Perhaps that’s why Bethany left the show before champagne was served? Was she tired of the cat and mouse games among the earnest curators, the feigning critics, the all-knowing entourage, her ex-fiancé and herself—the conspiracy of gibbering rivals? What was the fun in undermining intent by conspicuously rifting on each other’s private lives, then to bury that first-order expression under a more assertive (and, sure, more lucrative) second order of misdirection? Their show, Fruit/Eat/Insects, was literally banking on the frisson of Tayler’s naïve elegance and Tyler’s sophisticated slop—even the Ts of their vaguely Germanic names (Tayler Ittel v. Tyler Hoke) held secret history, deadly, repetitious, poised in its cadences to look upon catastrophe with a juicy eye. Did Tyler and Tayler ever realize the emergent third order? Probably not: they were neither Marxist nor academic. They could not comprehend asphyxiation, or the choking self-sealed perimeters where all meaning is locked out by debonair in-crowd horseshit.
When he walked away from the show with a deal from General Electric, nobody was sure who was kidding whom any longer. Tyler would design patterns for refrigerator panels and Tayler would design the light sequences for the ice cube dispenser—a laugh riot. Neither had seen Murakami Takashi’s retrospective in LA or the Brooklyn Museum, but separately both had read about the merchandise he designed for Louis Vuitton and sold in the show’s centerpiece, a quaint hutch with gleaming chrome shelves and glossy lighting. Neither found this practice discouraging, in fact it seemed helpful to artists who hadn’t received an M.B.A.; how hopeful indeed, the idea of entering syndicated corporatism alongside their fathers, who footed their children’s bills during the years of obscurity. Recompense!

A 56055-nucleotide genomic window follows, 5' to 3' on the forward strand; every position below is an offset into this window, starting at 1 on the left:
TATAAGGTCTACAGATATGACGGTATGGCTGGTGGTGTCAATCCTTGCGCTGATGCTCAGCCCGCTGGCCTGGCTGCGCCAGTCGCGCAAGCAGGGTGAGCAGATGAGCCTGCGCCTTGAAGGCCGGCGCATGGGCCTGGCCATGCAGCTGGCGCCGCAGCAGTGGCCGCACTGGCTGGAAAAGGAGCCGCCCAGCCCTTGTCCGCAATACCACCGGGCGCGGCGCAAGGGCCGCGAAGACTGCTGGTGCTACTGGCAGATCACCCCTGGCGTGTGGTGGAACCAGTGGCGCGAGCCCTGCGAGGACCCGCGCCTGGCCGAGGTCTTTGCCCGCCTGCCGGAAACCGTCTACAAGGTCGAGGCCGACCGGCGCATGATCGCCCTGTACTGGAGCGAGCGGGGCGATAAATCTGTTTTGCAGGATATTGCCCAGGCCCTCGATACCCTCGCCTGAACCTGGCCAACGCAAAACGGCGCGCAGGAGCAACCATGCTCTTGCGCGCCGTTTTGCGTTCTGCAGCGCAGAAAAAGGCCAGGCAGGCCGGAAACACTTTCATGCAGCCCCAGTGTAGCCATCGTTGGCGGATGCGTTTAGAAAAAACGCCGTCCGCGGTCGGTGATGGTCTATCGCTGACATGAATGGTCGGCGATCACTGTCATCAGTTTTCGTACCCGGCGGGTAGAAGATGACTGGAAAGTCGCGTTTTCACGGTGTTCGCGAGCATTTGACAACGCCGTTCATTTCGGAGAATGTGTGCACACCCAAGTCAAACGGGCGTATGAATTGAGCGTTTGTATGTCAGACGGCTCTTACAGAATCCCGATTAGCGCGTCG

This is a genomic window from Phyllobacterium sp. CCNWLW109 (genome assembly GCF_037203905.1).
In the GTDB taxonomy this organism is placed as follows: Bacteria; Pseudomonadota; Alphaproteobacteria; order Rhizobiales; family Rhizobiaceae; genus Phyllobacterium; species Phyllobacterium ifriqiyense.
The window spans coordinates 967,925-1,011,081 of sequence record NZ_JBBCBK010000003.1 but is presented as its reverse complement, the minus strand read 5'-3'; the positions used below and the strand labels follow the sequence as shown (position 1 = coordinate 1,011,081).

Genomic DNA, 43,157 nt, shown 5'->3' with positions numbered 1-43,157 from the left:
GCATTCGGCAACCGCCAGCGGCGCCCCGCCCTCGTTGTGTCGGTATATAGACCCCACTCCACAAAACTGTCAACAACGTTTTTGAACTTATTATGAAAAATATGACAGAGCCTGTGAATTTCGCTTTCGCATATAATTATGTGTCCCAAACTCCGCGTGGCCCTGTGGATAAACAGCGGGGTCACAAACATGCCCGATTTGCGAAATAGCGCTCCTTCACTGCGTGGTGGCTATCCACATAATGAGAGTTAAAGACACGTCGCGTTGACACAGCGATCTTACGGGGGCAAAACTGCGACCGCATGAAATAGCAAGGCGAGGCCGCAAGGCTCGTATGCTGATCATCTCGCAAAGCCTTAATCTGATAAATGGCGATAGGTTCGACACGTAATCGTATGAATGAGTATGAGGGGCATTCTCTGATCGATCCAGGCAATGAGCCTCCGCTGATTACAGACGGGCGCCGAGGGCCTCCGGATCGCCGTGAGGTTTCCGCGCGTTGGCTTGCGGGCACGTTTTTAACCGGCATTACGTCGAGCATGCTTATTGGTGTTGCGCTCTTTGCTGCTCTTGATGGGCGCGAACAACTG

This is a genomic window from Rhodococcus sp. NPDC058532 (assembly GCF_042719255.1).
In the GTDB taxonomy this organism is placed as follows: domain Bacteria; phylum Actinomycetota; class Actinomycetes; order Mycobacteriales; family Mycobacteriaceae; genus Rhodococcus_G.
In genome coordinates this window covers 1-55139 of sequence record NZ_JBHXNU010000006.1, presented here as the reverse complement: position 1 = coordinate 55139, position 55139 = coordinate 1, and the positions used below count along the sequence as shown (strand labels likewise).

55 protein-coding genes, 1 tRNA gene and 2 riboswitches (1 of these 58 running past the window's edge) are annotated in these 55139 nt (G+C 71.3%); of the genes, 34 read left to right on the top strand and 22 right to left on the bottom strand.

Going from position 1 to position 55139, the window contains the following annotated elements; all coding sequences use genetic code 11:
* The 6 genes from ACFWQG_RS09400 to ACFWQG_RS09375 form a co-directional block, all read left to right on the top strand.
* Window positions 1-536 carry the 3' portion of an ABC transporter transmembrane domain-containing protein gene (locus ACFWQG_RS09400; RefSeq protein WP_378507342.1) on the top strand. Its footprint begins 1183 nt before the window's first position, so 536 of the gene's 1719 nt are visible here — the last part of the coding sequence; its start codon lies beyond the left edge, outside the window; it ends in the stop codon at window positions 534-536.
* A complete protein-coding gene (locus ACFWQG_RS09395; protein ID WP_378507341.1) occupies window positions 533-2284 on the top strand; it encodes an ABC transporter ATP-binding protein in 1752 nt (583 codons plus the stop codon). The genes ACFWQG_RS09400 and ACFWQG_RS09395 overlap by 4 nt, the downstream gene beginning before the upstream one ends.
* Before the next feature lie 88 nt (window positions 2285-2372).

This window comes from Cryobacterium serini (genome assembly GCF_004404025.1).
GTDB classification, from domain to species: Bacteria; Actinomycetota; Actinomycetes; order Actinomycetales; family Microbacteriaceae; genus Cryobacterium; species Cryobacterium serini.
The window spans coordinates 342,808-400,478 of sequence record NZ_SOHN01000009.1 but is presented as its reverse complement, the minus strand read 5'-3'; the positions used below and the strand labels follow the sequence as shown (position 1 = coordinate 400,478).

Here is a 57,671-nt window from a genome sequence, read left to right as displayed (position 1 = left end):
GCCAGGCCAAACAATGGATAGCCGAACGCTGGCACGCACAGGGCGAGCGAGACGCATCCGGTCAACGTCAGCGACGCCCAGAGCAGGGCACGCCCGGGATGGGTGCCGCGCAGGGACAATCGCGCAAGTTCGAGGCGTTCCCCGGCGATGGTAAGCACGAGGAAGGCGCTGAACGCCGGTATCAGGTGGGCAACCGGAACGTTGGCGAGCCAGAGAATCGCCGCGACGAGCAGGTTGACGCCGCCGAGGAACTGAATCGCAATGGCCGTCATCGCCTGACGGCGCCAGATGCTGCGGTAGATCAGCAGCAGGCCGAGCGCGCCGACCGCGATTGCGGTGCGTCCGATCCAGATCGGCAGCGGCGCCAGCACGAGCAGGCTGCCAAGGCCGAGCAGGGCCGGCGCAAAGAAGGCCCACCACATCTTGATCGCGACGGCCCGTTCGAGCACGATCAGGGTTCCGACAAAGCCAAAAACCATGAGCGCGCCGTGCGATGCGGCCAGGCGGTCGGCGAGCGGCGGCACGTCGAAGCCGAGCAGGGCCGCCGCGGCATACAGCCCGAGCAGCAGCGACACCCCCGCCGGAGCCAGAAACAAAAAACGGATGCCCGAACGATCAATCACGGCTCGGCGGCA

And yet this was something more than careerism disguised as financial salvation (I had visited both artist’s cramped studio-lofts before the sell-out, and remember well the sinks that doubled as showers, the hotplates re-heating coffee smuggled up from some other building’s lobby), this was the end of their “conceptual sincerity,” or their “intransigent whimsy”—basically their ability to make spectator’s cry. (Curiously, Tyler’s fruit-violence also made folks very hungry. The ravaged cheese trays and scattered leafy tops of strawberries attest to this force.) Going commercial deprived the artists’ later work of those base needs their early work so fiercely projected: food, shelter, love.
Am I in a unique position to rephrase the question? As Tayler’s husband’s brother, and Tyler’s ex-lover, perhaps so. Rather, their work post-GE failed to account for the more human, more universal inversions: starvation, calamity, despair.
In the parking garage, Bethany sat on the hood of her Audi and swallowed what she told me were ibuprofen. I nodded.
“Are you following me?” she asked. She seemed half-asleep.
In fact I was.
“Like you haven’t done enough,” she said.
“Look, I just came out to check on you.”
“You think I’ll throw myself in front of a car in here?” Sitting, her head seemed too heavy for her neck, and her coxcomb hair had fallen across her face. (Coxcomb—am I flattering her now?) Tired and sullen, still she seemed feral then, capable of tearing me apart. I didn’t know what I was doing out there with her. I hoped she would convince me I was a dirty, ridiculous fool.
“Tell me, what’s it like fucking a skeleton?”
Anymore, it was like fucking a grocery sack. Tyler was beyond gaunt—his body had entered that uncanny era of thinness that is ravishing and harsh, the cheeks pale, gone hollow, pulled against the teeth, hungry, the rest of him serving to hang blazers or tie pants around. His smile was a snarl. His step was rickety and grave, comically so. If we did have sex, I bottomed. He had no meat on his fingers. When he held my hips his hands felt like bird claws, and when he came in me he squawked.
“It’s just a phase,” I said.